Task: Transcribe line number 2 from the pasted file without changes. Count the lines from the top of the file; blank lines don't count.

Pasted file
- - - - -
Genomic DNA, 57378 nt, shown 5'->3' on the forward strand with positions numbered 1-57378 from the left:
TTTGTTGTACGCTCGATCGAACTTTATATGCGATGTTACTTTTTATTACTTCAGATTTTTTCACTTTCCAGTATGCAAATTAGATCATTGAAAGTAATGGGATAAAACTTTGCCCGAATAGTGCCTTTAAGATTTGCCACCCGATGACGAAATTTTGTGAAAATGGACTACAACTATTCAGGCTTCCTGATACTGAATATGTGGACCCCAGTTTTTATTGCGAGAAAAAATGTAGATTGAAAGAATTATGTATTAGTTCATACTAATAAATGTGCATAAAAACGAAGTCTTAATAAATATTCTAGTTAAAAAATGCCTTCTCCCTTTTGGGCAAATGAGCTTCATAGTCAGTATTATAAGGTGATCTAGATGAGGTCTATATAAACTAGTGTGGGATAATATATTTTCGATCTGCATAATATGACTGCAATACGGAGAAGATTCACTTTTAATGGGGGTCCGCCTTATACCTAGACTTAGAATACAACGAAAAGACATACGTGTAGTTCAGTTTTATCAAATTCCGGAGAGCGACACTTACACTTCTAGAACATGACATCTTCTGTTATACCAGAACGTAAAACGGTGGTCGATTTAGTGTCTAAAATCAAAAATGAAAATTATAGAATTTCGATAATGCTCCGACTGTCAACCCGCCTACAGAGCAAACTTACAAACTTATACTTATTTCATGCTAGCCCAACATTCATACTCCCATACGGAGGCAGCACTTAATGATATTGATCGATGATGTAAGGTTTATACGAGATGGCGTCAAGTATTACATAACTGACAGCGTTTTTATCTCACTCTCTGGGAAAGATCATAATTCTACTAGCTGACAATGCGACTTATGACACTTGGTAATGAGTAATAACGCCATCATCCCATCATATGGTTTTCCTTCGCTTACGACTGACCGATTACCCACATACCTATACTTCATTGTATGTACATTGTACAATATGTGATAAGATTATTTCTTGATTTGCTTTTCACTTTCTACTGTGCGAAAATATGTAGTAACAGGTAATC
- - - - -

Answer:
TTTGTTGTACGCTCGATCGAACTTTATATGCGATGTTACTTTTTATTACTTCAGATTTTTTCACTTTCCAGTATGCAAATTAGATCATTGAAAGTAATGGGATAAAACTTTGCCCGAATAGTGCCTTTAAGATTTGCCACCCGATGACGAAATTTTGTGAAAATGGACTACAACTATTCAGGCTTCCTGATACTGAATATGTGGACCCCAGTTTTTATTGCGAGAAAAAATGTAGATTGAAAGAATTATGTATTAGTTCATACTAATAAATGTGCATAAAAACGAAGTCTTAATAAATATTCTAGTTAAAAAATGCCTTCTCCCTTTTGGGCAAATGAGCTTCATAGTCAGTATTATAAGGTGATCTAGATGAGGTCTATATAAACTAGTGTGGGATAATATATTTTCGATCTGCATAATATGACTGCAATACGGAGAAGATTCACTTTTAATGGGGGTCCGCCTTATACCTAGACTTAGAATACAACGAAAAGACATACGTGTAGTTCAGTTTTATCAAATTCCGGAGAGCGACACTTACACTTCTAGAACATGACATCTTCTGTTATACCAGAACGTAAAACGGTGGTCGATTTAGTGTCTAAAATCAAAAATGAAAATTATAGAATTTCGATAATGCTCCGACTGTCAACCCGCCTACAGAGCAAACTTACAAACTTATACTTATTTCATGCTAGCCCAACATTCATACTCCCATACGGAGGCAGCACTTAATGATATTGATCGATGATGTAAGGTTTATACGAGATGGCGTCAAGTATTACATAACTGACAGCGTTTTTATCTCACTCTCTGGGAAAGATCATAATTCTACTAGCTGACAATGCGACTTATGACACTTGGTAATGAGTAATAACGCCATCATCCCATCATATGGTTTTCCTTCGCTTACGACTGACCGATTACCCACATACCTATACTTCATTGTATGTACATTGTACAATATGTGATAAGATTATTTCTTGATTTGCTTTTCACTTTCTACTGTGCGAAAATATGTAGTAACAGGTAATC